Blood concentrations of 25(OH)D vary substantially by season,[42] and we noted such a pattern, with the highest 25(OH)D concentrations being observed in the summer and fall. We used a multifaceted approach to adjust for this variation in our analyses, including tightly matching controls to cases on the date of blood collection (within 30 days), conducting season-stratified analyses, and using season-specific cutpoints, to decrease the influence of date of blood collection on quantile placement. In a simulation study, the association between 25(OH)D and disease risk was biased toward the null when seasonal variation was ignored but biased away from the null when results were adjusted for season of blood collection, but quantiles were not based on season-specific cutpoints.[43] We also calculated season-standardized 25(OH)D values as residuals from a regression on date of blood collection. Our findings were generally similar across all approaches, although the positive association for colon cancer was statistically significant only in the season-specific and season-standardized models, which may have more precisely adjusted for season-related sun exposure. All but 1[12] of the previous prospective serologic studies matched subjects on the date of blood collection, but only 4 included additional adjustment for seasonal variation in 25(OH)D:[9–12] EPIC adjusted for season of blood collection and used season-standardized values,[12] 1 study tested season-specific cutpoints,[11] and 2 studies conducted season-stratified analyses.[9,10] In the Health Professionals Follow-up Study, an inverse relation between 25(OH)D and colorectal cancer was observed based only on blood collected during the winter months.[10]

In contrast to the present findings, an early analysis within the ATBC Study suggested an inverse association, particularly for 25(OH)D and rectal cancer, although risk estimates were based on only 146 cases and up to 8 years of follow-up and were not statistically significant.[7] The earlier study used a radioimmunoassay to measure 25(OH)D, but the coefficients of variation and the average 25(OH)D concentrations were similar to those presented here, and applying similarly derived cutpoints from the earlier analysis to the present data yielded risk patterns consistent with the current findings. For example, odds ratios for quartiles 1–4 were 1.0 (reference), 1.41, 1.86, and 1.71 (95% CI for quartile 4: 0.95, 3.07) for colon cancer and 1.0, 0.58, 1.02, and 1.41 (95% CI for quartile 4: 0.72, 2.76) for rectal cancer. Given the shorter observation period, reverse causality could have influenced the previous results to some degree; however, exclusion of cases diagnosed within 2 years of blood collection did not attenuate those risks, and we found no evidence of reduced risks with higher 25(OH)D for subjects in the present analysis with shorter follow-up.

Our findings could have been due to the low vitamin D status of the study population, which was a consequence of the high latitude's limiting synthesis of vitamin D in skin, especially during the winter,[44] very few blood collections in the summer months, and low use of supplemental vitamin D. However, 2 other studies that observed a nonsignificantly increased risk with higher 25(OH)D for colon[9] and rectal[10] cancer had higher 25(OH)D concentrations than were found in ATBC. Other studies have reported increased risk of pancreatic[30,45,46] and upper gastrointestinal[47,48] cancer with higher 25(OH)D concentrations in ATBC and other populations. The risk patterns in the current ATBC colorectal analysis differed from those in the EPIC analysis of Europeans,[12] which used similar a priori defined cutpoints and the same referent category as our analysis. More than half of the EPIC participants were current or former smokers, and while adjustment for smoking status did not appear to alter the risk estimates, results stratified on smoking status were not presented in the published article.[12]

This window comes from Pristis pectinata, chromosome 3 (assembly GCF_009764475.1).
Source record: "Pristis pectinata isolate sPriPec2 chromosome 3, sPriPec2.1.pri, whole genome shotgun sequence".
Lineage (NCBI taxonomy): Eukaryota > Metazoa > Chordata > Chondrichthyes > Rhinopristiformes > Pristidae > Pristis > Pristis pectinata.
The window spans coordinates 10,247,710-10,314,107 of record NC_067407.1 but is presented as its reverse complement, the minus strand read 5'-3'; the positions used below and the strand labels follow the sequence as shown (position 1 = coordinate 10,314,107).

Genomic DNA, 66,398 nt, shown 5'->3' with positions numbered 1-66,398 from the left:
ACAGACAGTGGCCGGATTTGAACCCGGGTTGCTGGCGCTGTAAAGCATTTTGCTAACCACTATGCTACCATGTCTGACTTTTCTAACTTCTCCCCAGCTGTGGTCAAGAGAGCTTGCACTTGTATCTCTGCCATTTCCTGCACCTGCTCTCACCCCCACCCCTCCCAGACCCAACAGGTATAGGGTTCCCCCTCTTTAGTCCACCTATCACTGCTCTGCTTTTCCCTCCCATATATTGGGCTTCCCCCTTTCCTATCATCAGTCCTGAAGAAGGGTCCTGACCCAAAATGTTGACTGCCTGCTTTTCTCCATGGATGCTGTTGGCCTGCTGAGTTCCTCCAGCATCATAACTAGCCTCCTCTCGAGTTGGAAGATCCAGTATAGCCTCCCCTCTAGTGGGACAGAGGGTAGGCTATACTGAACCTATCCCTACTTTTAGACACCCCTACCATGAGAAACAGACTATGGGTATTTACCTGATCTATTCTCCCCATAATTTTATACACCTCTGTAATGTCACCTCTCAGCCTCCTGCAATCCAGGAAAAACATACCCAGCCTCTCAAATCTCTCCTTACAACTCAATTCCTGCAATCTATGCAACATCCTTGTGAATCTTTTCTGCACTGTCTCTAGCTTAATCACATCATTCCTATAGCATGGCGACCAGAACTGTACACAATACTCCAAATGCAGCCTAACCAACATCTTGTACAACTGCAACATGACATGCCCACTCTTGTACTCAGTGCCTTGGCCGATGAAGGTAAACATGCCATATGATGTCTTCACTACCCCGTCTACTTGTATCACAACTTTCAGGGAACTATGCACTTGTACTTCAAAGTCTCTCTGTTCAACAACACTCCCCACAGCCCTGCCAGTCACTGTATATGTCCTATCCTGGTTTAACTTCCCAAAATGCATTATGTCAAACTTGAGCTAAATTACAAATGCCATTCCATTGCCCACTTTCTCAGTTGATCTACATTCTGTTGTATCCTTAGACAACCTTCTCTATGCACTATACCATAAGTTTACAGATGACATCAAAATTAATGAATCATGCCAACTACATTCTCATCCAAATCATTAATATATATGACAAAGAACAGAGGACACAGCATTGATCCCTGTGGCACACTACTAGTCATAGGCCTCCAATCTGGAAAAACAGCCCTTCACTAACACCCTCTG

The 25(OH)D biomarker integrates vitamin D exposure from diet, supplements, and sunlight, with an approximately 2- to 3-week half-life.[2] The prospective evaluation of 25(OH)D 8–20 years after baseline minimized any effect of cancer on vitamin D status, but the long follow-up could be a limitation if exposures changed over time. Differences in the length of follow-up among studies do not appear to explain inconsistencies in the results found across studies. As with most prospective studies, we relied on a single measurement of 25(OH)D to represent long-term vitamin D exposure; however, correlations of 0.52–0.70 have been reported for 25(OH)D measured in samples collected 3–14 years apart.[49–51] Another limitation, due to the design of the parent study, was that the analysis included only male smokers, leaving open the possibility that the vitamin D-colorectal cancer relation is somehow altered among smokers and that our findings may not be generalizable to nonsmoking populations or to women. Some investigators have reported gender differences in the vitamin D-colorectal cancer association,[9,10] while others have not.[11,12] Whether an interaction with smoking exists has not been adequately addressed, and future researchers should examine this issue, especially given that approximately 20% of the US population currently smokes.[52] Few cohort studies will have the statistical power to prospectively examine vitamin D-cancer associations among smokers; however, planned pooled analyses should be able to address this issue.

In summary, high 25(OH)D concentrations were not associated with lower risk of colorectal cancer in this prospective study. In fact, our data suggested greater colon cancer risk in men with higher circulating 25(OH)D concentrations. This could have resulted from the very long period of observation, the fact that the cohort consisted solely of smokers, or the low overall vitamin D status of this population, although insufficiently high levels might be expected to yield a null finding. In future studies, researchers should specifically examine the association by smoking status, sex, and race/ethnicity and should employ rigorous methods to adjust and control for seasonal variation in circulating vitamin D concentrations.